• Reading time:4 mins read

First off I’m a huge admirer of Eric Leija. I’m not sure if he is the originator of kettlebell flows, but it was this workout that introduced me to them. It’s a workout that I still do regularly to this day and has me feeling satisfied but exhausted at the end. Accumulating nearly 500K followers on Instagram, he’s established himself as one of the premier trainers among the kettlebell community. So when I was browsing my newsfeed and came across the video below, I thought it deserved more notice than the one sentence article on the FOX 7 website.

Now I’ve seen a couple of other news videos with trainers walking reporters through kettlebell exercises. However, none with such high acclaim as Eric. I admit it’s a little comical watching videos like these in what seems like super slow motion. However, I sometimes forget to step outside myself and realize that kettlebells are still relatively unknown here in the U.S.

Considering that the target audience is folks who are unaware, it makes perfect sense to fully explain each move and slow it down. I’m used to seeing Eric make some quick moves, as I’m sure many others are. Although, I’m reminded it was only a year ago when I first started using kettlebells on a regular basis. I’ve learned a lot in that time and having the perspective gained since has only given me a greater appreciation for kettlebells. Everyone has to start somewhere and I think it’s great that the mainstream media is finally paying attention.

Take a look at the video below and you’ll see why kettlebell flow workouts are so unique.

Reactions and Thoughts on This Video

It was probably a wise move on Eric’s part to keep the moves as simple as possible for the reporter. We see some squats, tricep extensions, and bicep curls. There are no swings or snatches. I wouldn’t classify those as difficult kettlebell exercises, but it wouldn’t make sense to try and slow those down as they rely heavily on momentum.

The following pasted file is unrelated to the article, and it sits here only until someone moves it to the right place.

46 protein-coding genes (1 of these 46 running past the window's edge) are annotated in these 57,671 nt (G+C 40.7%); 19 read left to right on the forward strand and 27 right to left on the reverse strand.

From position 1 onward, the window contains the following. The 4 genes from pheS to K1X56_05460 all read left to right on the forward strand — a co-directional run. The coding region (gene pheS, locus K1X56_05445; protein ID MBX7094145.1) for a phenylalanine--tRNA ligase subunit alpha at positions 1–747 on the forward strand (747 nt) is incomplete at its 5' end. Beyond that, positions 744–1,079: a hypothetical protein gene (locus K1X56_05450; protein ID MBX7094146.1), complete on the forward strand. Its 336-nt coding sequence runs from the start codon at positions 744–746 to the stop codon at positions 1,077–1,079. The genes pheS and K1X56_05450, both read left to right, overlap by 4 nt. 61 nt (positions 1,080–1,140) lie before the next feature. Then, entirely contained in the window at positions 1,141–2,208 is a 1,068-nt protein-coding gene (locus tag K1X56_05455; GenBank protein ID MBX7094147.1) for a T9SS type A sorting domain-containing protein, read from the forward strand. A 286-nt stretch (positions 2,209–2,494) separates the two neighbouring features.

For instance, the reporter in this other video demonstrates a swing at a snail’s pace. You can see the result. The base of the kettlebell is always hanging down. Without inertia and momentum, it just doesn’t look right!

Kettlebell Flows Don’t Have to Be Fast

I mentioned how I’m used to seeing Eric’s workout pace a lot quicker than what is shown in his demonstration above. However, there really is no right tempo when it comes to kettlebell flows. If you want to improve mobility and flexibility, grab a lighter kettlebell and see how quickly you can transition from each move. For strength building, slower and heavier works perfectly fine.

I’m probably somewhere in the middle. I don’t have the ability to move quite so agilely. Nor the strength to perform high rep counts with 50+ pound kettlebells. Although, with some patience and practice, I hope to get there someday in the near future. What matters most is that you progress at your own rate.

I’ll leave you with one last video from Eric’s Instagram feed. It proves that no matter what speed you’re going at, kettlebell flows are a great way to improve your tone and physique. Everyone wants as much free time in life as possible. With kettlebell flows, you only have to sacrifice a little to gain a lot!

Ryan Faucher

I'm a web designer and kettlebell enthusiast on a quest to lose fat, build muscles and live a healthier lifestyle. I truly believe that exercising with kettlebells in conjunction with dieting is the most effective and efficient way to reach this goal. If you have the will and motivation, there is no reason you can't do the same.
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